Bay Area CA Garden Failing to Thrive


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Hi folks, I'm new to the forum and have very little experience with gardening, but have a problem that's got me at a loss.

A few years ago my fiance and I hired a landscape architect with a related degree from UC Berkeley to design a simple, drought tolerant replacement for our corner lot turf grass front yard. We did this at the height of the drought, and leveraged a rebate program from our local water authority. The previous "lawn" was mostly weeds. We killed off the front lawn and hired a local gardener to till and haul the detritus and plant all the plants for us. The new design included 20 or so different species of plants around two sections of red fescue that my fiance and I planted as plugs as a smaller, no-more replacement for the "grass" we previously had.

This is a rental property, and we performed the conversion with the owner's blessing, willingly coming out of pocket quite a bit because we wanted the property to look nice, and we have a very favorable rent agreement.

Almost three years later, most of the plants that have survived have grown very little, and just seem not to be thriving. Many others (probably 15%) died in the first year. The yard is on drip irrigation, connected to a Rachio weather based irrigation controller.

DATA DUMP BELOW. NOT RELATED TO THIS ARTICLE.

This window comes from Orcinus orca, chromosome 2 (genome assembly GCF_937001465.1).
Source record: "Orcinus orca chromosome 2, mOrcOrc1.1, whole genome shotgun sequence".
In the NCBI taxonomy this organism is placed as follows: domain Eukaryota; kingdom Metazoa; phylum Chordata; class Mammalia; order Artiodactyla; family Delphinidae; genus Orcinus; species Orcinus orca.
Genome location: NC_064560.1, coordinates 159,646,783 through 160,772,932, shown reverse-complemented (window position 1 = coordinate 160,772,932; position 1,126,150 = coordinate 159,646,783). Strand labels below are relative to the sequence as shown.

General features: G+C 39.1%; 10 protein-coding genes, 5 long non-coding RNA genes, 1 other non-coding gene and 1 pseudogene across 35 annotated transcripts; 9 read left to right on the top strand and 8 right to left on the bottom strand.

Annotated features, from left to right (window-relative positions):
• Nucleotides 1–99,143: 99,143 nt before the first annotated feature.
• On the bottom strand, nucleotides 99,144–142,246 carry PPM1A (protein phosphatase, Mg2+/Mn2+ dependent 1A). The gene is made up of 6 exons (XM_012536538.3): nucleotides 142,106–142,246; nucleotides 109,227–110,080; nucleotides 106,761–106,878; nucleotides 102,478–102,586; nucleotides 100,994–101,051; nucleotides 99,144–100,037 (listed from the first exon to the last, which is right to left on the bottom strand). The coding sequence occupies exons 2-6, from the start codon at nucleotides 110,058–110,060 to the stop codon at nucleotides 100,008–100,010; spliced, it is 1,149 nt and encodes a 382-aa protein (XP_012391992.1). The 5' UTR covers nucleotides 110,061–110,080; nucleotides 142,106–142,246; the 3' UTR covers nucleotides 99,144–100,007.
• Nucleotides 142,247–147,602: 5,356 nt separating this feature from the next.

I know this is a very vague problem, but I just don't know what to do, and don't want to throw a bunch more cash at the problem by hiring someone to figure it out for me - I'm already far deeper into this financially than I wanted to be, but I really want to get this yard growing and am feeling a little pressure from my landlord as well.

Without suggesting that this is the property owner's problem, where do you suggest I begin? We already contacted her and she admitted that some of the plants turned out to be a poor choice to to sunlight being different where they were planted than she anticiptated. She just suggested more water, which didn't solve the problem. I dont want to involve her any more either. I'm very happy to answer whatever questions you may have. I just really need to solve this problem.

Thanks!
 
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Welcome to the forum!

Okey dokey. When you have time maybe post a few pics and point out the shady or sunny areas. If it is a windy area might also be a factor.

Please also figure out your growing zone and share that. Then look out! You'll be bombarded with helpful advice :)
 
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Welcome Sarge. You will find that gardening is a compilation of many elements. Light, heat, humidity, minimum and maximum temperatures, and the list goes on. Even the correct mixture of plants can determine the success of a garden / landscape. The more info you can provide, the better the chance of getting advice that will revive your landscape.